With new Directed Health Measures in place, Columbus Community Hospital is continuing with elective surgeries and attempting to catch up on a backlog of those needing a non-emergency operation.
“We don’t have restrictions on the number of cases that we can do; however, we still want to make sure that we’re providing a safe environment for our patients, our staff and our physicians,” Sue Hrnicek, Surgical Services Director at Columbus Community Hospital, said. “We have to make sure we have enough PPE to be able to do cases daily. We’ve got to make sure that the patients that need to be tested for COVID are tested and that we have their results before their procedure.”
Patients who are considered high risk, such as those whose airways are being operated on, are tested for COVID-19 before the surgery takes place.
“Once we started looking at the numbers and the COVID-19 positive numbers and the effect and all that, we’ve been placed to finally return to elective procedures. That started June 1 at 33% and then another 66% (of) available rooms the week of June 8 and we started full capacity June 15,” Hrnicek said. “We actually extended our hours; our three rooms we schedule until 6 p.m., which is not our typical schedule. We’re doing that for four weeks to get patients and physicians to get procedures scheduled and done to catch up.”
Elective surgeries have been suspended for three months at Columbus Community Hospital. An elective surgery, Hrnicek said, is one that a patient may need to be done but is not considered life-threatening.
“For instance, a total joint,” she said. “People have hip, knee, shoulder pain that may affect their lifestyle and how active they are but, however, it is not considered an emergency for them so it’s something that can wait. An elective surgery is something that is not immediately urgent.”
An example of an urgent surgery is an appendectomy or cancer-related operation.
“Columbus Community Hospital is doing everything within its power to keep everyone safe and that is our goal: we want to provide the safest quality care we can provide for our community and the surrounding areas,” Hrnicek said. “The staff and the physicians are very happy to be back and working in the type of work that they love.”
A press release from the hospital states that, as of June 16, five patients were utilizing its negative pressure rooms and CCH has recently opened its third operating room this week to allow for more elective surgeries. CCH also reports that 2,288 specimens have been collected to test for COVID-19: of those, 1,608 have been negative and 667 have been positive. The hospital provides testing through the Nebraska Public Health Lab, Abbott, LabCorp and Regional Pathology Services.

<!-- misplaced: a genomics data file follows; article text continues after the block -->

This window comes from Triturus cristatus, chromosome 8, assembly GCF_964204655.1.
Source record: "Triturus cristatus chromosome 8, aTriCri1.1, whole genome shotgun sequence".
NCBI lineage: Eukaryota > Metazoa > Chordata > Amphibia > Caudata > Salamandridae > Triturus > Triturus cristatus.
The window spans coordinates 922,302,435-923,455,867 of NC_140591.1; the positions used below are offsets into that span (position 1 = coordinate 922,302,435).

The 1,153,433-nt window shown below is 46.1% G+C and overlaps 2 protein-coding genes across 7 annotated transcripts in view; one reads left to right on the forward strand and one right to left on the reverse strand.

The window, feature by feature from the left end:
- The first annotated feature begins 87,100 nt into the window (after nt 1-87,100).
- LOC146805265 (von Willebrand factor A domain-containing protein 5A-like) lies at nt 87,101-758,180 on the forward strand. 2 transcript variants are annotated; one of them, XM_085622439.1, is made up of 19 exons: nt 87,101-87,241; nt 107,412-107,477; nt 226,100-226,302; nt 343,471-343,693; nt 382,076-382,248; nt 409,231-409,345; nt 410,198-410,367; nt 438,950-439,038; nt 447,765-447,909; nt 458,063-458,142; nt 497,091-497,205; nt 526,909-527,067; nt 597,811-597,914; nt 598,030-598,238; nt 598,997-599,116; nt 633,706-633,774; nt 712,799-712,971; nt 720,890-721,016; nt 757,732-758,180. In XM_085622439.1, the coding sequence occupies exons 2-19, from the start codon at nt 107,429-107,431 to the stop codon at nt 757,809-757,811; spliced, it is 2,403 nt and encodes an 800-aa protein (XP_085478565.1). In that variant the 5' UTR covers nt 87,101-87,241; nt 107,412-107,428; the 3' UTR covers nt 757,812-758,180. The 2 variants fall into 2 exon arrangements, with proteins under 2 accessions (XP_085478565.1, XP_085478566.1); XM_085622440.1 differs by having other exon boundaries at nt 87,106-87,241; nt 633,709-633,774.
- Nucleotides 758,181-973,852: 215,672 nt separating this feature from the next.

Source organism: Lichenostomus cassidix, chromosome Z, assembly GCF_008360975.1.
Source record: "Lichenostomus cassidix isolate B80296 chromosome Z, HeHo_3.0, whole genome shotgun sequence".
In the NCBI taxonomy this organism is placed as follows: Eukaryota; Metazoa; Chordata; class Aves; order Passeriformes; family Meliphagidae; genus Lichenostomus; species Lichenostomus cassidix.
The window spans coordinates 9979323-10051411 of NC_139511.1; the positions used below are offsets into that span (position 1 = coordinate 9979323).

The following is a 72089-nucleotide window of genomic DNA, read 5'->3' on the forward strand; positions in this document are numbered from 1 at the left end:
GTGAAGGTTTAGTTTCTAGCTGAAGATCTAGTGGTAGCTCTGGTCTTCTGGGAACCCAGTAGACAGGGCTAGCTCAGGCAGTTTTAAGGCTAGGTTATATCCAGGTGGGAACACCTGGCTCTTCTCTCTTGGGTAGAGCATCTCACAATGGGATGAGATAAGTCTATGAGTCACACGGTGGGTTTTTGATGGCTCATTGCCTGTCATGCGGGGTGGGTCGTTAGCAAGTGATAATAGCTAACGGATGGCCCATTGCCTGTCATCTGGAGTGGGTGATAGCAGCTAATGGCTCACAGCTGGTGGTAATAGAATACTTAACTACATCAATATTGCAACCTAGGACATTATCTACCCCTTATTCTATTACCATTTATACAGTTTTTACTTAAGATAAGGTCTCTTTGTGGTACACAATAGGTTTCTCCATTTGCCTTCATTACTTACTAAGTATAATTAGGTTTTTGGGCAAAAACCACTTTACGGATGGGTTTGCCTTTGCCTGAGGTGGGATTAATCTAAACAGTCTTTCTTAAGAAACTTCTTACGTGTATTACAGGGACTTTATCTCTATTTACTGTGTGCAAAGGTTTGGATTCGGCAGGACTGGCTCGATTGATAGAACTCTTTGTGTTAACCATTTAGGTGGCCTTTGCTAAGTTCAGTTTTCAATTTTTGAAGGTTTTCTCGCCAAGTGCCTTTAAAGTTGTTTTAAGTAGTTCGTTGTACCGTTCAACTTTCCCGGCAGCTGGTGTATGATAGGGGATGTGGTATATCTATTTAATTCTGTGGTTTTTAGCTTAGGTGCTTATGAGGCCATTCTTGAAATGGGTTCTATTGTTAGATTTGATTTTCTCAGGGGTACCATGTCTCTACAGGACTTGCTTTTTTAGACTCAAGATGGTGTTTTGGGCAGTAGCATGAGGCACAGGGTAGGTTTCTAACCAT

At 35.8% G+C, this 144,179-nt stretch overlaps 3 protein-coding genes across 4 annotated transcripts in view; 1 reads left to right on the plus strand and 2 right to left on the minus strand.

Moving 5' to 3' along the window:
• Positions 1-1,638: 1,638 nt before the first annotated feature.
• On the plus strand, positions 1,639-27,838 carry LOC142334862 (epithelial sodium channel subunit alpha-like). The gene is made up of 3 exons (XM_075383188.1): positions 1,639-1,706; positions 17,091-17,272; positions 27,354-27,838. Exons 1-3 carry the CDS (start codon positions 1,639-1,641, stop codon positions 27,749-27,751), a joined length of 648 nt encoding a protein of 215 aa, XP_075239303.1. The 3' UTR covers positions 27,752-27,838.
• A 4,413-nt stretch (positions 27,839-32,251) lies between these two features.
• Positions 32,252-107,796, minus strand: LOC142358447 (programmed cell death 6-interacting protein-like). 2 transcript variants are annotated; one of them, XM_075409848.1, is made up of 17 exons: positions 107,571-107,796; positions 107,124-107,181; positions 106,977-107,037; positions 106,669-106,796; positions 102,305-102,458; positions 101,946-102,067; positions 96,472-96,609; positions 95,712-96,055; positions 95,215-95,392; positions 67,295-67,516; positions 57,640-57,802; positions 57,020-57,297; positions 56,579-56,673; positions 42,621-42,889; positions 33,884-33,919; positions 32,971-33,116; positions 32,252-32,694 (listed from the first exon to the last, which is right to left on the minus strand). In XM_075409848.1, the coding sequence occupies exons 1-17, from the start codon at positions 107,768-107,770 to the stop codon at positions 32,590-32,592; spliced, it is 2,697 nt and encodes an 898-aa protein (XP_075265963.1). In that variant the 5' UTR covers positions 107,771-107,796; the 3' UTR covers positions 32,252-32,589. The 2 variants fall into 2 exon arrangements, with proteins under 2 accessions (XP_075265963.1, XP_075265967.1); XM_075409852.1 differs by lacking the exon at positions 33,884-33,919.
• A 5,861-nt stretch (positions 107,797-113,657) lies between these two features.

CCH staff are assisting with COVID-19 screening and temperature checks at area manufacturing plants, as well as the Platte County Courthouse. These screenings will also be provided for those attending exhibitions at the Platte and Colfax county fairs.
Additionally, CCH will begin as a Test Nebraska site on June 29. This will replace the hospital’s drive-through screening and assessment service. Testing is completed by a nasopharyngeal test, which is commonly seen as a nasal swab.
Test Nebraska is a state initiative that aims to increase the availability of COVID-19 testing.
Good Neighbor Community Health Center has signed a contract with Test Nebraska as well.
Patrick Peer, CEO of Good Neighbor, said they were contacted early last week by Test Nebraska. He estimates that the Test Nebraska site will be ready by July 1.
Good Neighbor Community Health Center announced last week that it would start serving in this capacity this week; however, Peer said that they are still working on getting the proper training, equipment and other needed details.
Peer said that Good Neighbor’s scheduled testing will be coordinated with CCH, with Good Neighbor’s taking place in the afternoon and the hospital’s in the mornings.
“We’re coordinating different testing times from each other so there are more opportunities for testing for the community,” Peer noted.
According to Peer, there are 11,000 patients in Good Neighbor’s database, and they will be reaching out to those patients, as well as Centro Hispano and other community members.
The free tests are available to anyone, and do not require a doctor’s orders. Results should be available within 72 hours of the test.
Other new DHMs, which the state of Nebraska has implemented as its Phase 3 plans, are:
*Restaurants and bars can open their dining rooms to 100% capacity, with a maximum of eight people per table
*Indoor gathering venues will be allowed to serve up to 50% of rated occupancy
*Outdoor gathering venues will be allowed to serve up to 75% of rated occupancy
*Gyms, fitness centers and health clubs will be able to serve up to 75% of rated occupancy
*Barbershops, salons, massage therapy services and body art facilities will be able to open up to 75% of rated occupancy while both workers and patrons wear masks
*Group gatherings will be limited to no more than eight people
*Maintaining six feet of separation between groups will become guidance, rather than a mandate
*Fan attendance at youth and school games is no longer limited to household members only
Hannah Schrodt is the news editor of The Columbus Telegram. Reach her via email at email@example.com.
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